Pontassieve

Pontassieve

Home to interesting examples of architecture such as Palazzo Sansoni-Trombetta and San Giovanni church at Remole

Read the story of Pontassieve on Pontassieve Traces of nobility between the Arno and Sieve The out of town destination for Florentine families following in the footsteps of Dante and Beatrice, the Medici and the Pazzi.Read the story of
The municipality of Pontassieve takes its name from the bridge that connects Florence and the Val di Sieve (‘ponte’ means bridge ‘Sieve’ is the name of the river). The town has a population of 20 thousand inhabitants and is home to interesting examples of architecture such as Palazzo Sansoni-Trombetta and San Giovanni church at Remole.

The first written evidence concerning this area dates back to when the Quona family ruled over the region. They lived and ruled here from the end of the eleventh century to the end of the twelfth century when they decided to move to Florence. At that time it was common for the most important families to move to the large cities as a sign of their social standing. In 1207, the Quona family moved out of Pontassieve, selling almost all of their property to the bishopric of Florence.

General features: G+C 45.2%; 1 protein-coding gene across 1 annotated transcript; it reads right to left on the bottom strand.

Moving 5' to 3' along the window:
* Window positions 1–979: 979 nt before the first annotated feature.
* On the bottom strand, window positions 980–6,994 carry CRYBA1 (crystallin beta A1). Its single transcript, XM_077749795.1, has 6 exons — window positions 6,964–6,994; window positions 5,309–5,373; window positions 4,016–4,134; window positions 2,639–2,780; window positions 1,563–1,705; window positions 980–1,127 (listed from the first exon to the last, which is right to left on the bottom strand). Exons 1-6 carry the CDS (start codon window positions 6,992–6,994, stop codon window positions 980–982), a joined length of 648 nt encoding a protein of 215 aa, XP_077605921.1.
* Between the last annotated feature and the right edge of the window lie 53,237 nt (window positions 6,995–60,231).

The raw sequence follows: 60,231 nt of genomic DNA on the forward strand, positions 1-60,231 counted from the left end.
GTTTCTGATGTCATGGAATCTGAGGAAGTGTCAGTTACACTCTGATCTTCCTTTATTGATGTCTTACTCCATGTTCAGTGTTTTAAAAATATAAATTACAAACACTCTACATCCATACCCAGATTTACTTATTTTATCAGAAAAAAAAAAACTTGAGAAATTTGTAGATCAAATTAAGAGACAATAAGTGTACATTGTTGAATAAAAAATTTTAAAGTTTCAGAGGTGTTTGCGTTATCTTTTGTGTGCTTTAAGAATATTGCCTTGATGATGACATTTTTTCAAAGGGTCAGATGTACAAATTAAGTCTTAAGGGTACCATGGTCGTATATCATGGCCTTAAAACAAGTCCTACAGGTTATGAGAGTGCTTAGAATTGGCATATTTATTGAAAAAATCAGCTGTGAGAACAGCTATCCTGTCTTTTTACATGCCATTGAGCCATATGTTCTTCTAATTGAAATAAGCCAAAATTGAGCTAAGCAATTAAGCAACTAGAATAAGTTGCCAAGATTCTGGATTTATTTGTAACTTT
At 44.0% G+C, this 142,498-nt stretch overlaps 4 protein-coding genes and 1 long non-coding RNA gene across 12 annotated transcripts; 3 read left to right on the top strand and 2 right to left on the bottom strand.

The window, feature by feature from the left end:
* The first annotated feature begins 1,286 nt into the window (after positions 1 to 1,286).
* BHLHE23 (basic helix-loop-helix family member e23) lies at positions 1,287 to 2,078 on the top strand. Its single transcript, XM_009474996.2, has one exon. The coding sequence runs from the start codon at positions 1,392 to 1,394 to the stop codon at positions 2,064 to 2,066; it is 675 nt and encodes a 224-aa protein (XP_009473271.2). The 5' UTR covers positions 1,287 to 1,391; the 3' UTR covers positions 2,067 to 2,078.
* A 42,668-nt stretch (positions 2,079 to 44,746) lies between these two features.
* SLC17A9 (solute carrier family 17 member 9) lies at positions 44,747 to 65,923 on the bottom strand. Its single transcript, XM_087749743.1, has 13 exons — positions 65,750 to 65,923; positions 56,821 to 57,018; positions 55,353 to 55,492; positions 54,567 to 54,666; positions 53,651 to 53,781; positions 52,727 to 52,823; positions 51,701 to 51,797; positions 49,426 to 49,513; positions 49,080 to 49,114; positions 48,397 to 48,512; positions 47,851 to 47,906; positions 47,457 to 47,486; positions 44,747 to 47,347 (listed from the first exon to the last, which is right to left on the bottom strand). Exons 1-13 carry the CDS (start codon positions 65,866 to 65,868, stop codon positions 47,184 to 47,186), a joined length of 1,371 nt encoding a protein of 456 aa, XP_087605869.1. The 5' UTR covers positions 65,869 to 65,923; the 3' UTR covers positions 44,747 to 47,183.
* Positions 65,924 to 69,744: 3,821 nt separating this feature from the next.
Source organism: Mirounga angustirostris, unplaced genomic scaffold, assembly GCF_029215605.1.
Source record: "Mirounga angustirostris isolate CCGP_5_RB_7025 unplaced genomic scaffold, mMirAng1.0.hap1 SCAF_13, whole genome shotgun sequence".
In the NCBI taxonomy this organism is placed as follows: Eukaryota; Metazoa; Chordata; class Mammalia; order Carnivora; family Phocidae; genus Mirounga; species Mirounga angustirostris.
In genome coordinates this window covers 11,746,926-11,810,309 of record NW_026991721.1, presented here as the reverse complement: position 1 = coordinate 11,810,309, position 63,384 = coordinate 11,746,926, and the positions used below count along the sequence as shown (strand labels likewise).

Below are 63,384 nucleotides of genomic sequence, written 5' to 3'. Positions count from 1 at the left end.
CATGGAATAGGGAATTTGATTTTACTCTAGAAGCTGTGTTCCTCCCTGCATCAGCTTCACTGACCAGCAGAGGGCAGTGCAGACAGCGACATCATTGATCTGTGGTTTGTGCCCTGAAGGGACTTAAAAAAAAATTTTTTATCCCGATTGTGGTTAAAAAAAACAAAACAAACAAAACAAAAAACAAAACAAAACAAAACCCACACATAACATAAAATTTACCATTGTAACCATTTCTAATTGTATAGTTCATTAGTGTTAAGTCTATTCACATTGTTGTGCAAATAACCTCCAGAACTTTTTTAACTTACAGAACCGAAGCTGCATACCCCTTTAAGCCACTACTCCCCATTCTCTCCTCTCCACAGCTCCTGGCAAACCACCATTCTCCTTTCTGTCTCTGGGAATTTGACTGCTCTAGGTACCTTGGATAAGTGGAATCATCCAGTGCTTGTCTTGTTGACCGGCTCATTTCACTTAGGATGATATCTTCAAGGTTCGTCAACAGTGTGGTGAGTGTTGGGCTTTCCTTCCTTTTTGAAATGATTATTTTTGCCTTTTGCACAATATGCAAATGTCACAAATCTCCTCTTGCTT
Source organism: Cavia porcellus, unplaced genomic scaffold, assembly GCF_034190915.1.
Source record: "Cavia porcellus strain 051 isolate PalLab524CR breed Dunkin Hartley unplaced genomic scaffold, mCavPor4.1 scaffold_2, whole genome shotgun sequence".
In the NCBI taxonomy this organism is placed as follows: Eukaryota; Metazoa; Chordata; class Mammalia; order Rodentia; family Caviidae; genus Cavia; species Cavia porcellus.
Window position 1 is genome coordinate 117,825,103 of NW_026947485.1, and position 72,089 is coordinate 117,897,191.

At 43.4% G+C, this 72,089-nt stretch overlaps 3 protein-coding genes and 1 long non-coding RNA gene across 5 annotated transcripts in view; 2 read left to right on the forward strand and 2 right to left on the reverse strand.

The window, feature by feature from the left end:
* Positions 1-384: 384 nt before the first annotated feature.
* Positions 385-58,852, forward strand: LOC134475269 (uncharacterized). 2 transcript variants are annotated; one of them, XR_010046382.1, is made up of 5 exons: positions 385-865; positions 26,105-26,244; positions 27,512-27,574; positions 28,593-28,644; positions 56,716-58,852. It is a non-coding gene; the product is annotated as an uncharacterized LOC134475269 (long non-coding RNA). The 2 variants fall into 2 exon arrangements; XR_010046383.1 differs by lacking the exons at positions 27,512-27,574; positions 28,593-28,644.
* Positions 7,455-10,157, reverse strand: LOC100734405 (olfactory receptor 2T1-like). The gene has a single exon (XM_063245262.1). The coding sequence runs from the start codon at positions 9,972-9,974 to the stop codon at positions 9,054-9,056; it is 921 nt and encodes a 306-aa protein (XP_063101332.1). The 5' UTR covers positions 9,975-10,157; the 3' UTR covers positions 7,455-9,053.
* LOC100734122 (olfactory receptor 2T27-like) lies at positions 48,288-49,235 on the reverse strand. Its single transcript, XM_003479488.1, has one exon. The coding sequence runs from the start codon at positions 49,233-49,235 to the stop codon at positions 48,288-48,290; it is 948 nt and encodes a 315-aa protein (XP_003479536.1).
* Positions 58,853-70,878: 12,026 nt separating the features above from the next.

Pontassieve was immediately seen as an area of enormous strategic importance and so the town was fortified. The while region was run from San Michele Arcangelo Castle which was developed towards the end of the fourteenth century. Parts of the original structure are still visible today. The town slowly grew as many traders and craftsmen settled there and the name ‘Pontassieve’, rather than ‘Castel di San Michele Arcangelo, came into common usage.

The most important period of growth for the town was undoubtedly in the eighteenth century. Under the rule of the Grand Duke Lorena, two new roads were opened that connected Pontassieve to Casentino and Romagna. Both trade and population increased. A railway line was laid in 1859 that connected Florence to Rome and which put Pontassieve firmly on the map. This railway line connection unfortunately came at a heavy price however as the town was devastated by bombing during the Second World War.

Cover image credit: APT

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Pontassieve, Val di Sieve

Val di Sieve

Small villages immersed in nature along the banks of the Sieve river
The green abounding beechwoods, rows of cypresses and vines, are an integral part of Val di Sieve. ...
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